Light in the Dark

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29 July 2015

Central African Republic (CAR). Before I came here the name conjured up for me dark scenes of civil war, senseless killing and gruelling poverty. I was nervous. Not least because I would be living and working using my basic French. I did my research, read back through the news stories of the last few years and various opinion pieces, it was almost unanimously grim.

When I told friends and family where I’d be going the common response was “Oh Central Africa, but which country are you actually going to?”

Despite being one of the most volatile countries in the world, CAR remains largely unknown and in some ways a forgotten emergency. Forgotten by some, not all. Médecins Sans Frontières has been here since 1997 and with 16 projects in the country is a leading healthcare provider. Impressive, but also a reflection of the depressing state of affairs in a country larger in size than France & Belgium together.

The project that I am working in is a town on the CAR side of the border with Democratic Republic of Congo. It has previously been a flashpoint for armed rebels who have left their mark on the town. However, the situation here is currently calm and we and the local population are enjoying the relative stability.

In the hospital is the maternity, where I spend most of my days and the occasional night, the cases are the usual mix of normal deliveries, emergencies and surprises. The midwives here manage to get these babies out though.

Whether they are coming head first or breech, they will encourage and motivate until the little thing is screaming its lungs out. In sub-Saharan Africa a caesarean section can be lifesaving but is also a scar that will be carried for life. The risks of complications in future pregnancies (here women are often having over 10 pregnancies in their lifetime) make it a decision to be taken with caution, and usually only once alternative options have been exhausted.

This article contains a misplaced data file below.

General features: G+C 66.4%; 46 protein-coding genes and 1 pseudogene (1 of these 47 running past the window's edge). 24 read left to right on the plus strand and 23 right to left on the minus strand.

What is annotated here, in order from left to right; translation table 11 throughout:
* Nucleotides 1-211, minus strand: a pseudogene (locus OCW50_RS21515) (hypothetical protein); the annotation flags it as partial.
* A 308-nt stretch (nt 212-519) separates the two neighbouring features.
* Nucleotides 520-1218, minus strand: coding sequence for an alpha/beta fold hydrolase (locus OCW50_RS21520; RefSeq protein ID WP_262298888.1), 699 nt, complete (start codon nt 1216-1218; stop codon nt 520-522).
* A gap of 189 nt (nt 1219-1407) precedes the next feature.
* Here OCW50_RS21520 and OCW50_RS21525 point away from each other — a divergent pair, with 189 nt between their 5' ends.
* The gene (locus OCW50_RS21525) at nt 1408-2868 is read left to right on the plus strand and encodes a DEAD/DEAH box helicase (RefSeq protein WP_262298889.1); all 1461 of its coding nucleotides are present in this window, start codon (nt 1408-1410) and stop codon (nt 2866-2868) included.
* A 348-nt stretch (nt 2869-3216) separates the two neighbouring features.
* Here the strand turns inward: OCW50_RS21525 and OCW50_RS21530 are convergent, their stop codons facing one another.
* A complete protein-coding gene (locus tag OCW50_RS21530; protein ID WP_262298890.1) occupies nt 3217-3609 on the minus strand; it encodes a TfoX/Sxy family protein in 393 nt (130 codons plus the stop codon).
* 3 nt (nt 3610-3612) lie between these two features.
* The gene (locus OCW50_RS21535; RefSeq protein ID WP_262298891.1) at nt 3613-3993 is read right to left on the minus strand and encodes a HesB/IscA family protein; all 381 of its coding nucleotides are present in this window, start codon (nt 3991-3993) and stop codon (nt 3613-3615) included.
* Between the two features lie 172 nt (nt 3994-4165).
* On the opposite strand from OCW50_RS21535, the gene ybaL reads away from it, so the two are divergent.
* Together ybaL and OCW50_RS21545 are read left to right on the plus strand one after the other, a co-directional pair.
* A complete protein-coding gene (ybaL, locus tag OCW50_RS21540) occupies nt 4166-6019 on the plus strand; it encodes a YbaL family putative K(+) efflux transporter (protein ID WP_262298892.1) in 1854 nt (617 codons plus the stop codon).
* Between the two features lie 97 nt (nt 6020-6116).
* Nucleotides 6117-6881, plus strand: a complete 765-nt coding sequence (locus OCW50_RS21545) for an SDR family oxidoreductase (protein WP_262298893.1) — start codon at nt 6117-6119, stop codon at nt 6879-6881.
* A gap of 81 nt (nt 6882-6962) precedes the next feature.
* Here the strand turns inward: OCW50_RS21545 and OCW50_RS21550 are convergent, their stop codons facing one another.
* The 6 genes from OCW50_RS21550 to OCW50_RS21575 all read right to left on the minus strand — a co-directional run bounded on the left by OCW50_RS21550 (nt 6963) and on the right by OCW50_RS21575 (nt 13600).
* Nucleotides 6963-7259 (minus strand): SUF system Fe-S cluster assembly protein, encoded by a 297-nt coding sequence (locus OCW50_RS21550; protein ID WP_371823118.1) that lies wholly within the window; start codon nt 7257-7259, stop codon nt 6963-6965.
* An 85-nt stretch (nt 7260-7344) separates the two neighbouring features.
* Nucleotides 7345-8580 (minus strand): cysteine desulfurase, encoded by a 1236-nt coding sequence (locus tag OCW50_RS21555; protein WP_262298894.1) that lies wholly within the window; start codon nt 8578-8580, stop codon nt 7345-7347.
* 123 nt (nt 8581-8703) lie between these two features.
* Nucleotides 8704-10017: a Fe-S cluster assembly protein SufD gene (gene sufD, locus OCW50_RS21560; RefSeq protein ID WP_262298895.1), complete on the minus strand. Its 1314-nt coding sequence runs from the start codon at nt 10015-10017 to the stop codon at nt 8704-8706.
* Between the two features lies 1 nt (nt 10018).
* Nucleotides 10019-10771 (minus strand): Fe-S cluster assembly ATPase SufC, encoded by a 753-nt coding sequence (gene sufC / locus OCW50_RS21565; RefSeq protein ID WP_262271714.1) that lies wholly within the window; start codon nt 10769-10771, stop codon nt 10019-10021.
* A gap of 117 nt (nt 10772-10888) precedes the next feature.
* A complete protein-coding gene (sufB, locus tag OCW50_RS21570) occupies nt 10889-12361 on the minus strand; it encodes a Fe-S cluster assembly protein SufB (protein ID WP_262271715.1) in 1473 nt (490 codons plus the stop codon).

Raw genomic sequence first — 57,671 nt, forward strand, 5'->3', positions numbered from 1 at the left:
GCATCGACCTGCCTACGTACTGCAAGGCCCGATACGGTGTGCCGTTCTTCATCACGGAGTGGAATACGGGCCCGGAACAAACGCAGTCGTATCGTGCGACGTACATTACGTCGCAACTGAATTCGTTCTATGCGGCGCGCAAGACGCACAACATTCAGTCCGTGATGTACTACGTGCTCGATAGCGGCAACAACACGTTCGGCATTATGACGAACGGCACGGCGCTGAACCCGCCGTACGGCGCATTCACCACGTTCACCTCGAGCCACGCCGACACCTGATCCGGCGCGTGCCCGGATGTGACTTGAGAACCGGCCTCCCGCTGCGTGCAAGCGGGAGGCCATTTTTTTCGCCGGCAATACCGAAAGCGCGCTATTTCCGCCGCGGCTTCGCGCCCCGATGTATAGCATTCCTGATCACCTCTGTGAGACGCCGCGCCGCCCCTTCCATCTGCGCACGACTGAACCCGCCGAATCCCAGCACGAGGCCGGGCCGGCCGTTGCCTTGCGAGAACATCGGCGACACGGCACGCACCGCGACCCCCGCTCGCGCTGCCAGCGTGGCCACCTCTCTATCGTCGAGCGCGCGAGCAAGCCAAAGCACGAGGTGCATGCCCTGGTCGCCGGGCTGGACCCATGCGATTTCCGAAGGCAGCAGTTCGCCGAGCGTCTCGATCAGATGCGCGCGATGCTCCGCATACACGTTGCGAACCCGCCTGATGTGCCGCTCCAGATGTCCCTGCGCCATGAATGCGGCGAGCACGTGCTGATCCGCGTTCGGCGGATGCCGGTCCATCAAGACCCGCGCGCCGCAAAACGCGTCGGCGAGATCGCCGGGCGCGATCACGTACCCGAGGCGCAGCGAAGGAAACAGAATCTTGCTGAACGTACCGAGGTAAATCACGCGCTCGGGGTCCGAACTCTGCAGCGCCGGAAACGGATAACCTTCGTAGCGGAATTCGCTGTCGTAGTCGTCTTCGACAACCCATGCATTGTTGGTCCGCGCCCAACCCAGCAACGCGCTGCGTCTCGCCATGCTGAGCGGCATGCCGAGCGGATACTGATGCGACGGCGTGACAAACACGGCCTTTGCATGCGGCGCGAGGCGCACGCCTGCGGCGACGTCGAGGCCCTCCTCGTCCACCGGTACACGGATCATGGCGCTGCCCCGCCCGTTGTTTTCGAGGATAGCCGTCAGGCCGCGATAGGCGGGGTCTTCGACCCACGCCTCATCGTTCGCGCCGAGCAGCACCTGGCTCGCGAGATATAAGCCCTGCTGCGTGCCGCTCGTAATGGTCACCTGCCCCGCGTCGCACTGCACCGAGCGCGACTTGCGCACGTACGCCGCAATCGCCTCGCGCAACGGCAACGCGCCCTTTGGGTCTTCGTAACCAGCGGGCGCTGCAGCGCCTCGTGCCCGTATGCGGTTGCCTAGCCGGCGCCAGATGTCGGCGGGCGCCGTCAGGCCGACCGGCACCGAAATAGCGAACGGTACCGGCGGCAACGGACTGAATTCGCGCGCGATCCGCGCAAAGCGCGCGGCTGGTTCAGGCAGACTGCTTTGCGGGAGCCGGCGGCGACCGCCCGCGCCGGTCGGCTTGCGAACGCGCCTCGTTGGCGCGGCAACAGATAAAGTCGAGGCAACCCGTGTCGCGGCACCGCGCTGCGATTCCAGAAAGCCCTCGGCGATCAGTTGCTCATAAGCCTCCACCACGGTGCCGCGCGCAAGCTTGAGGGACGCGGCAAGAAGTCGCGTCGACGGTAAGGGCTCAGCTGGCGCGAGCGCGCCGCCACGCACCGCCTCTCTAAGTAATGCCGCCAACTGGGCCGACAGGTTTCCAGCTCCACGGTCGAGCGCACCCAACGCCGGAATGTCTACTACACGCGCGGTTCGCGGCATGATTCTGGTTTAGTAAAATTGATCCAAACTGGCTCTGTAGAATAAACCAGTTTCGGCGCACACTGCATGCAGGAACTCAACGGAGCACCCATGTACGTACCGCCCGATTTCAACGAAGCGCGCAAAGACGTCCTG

Much more challenging than getting these babies out is the situation with unwanted pregnancies. A subject often considered as taboo, but responsible for a high proportion of maternal deaths. On my very first day in the capital, Bangui, a woman presented to the hospital with an abortion. Already in septic shock, she died.

The reality for women here, where contraception is either hard to access or not accepted (for example by a husband or mother-in-law) is that abortion is the other form of birth control, but one that comes with high risks. Often performed in the community by “traditional” methods the women come to us with signs of poisoning, trauma, or overdoses of conventional medicines. The illegality of all this means that getting any reliable history from the patient is like blood from a stone, leaving us to make presumptions and guesses. And at the end of it all, often the pregnancy remains.

Together with my midwife counterpart we are training the staff here to recognise and react to the women presenting with abortion complications. Having workshops for our national colleagues on the signs of sepsis and emergency treatment, running regular drills in the department and increasingly giving the responsibility of management to them.

Together we are making sure that, whatever the reason, these women get quick access to lifesaving treatment and procedures. And just like getting those babies out, this is met with a genuine enthusiasm, so much so that we have now accomplished a major milestone; national staff providing training to the other staff. Skills not just learnt, but being transferred too.

Yes, CAR is volatile and challenging. But dark, no. For the women who make it to us there is care and compassion. And though I am just a passing ship, I remain proud to be witness to the light that the department shines out.

 

 

Because tomorrow needs her: womens' health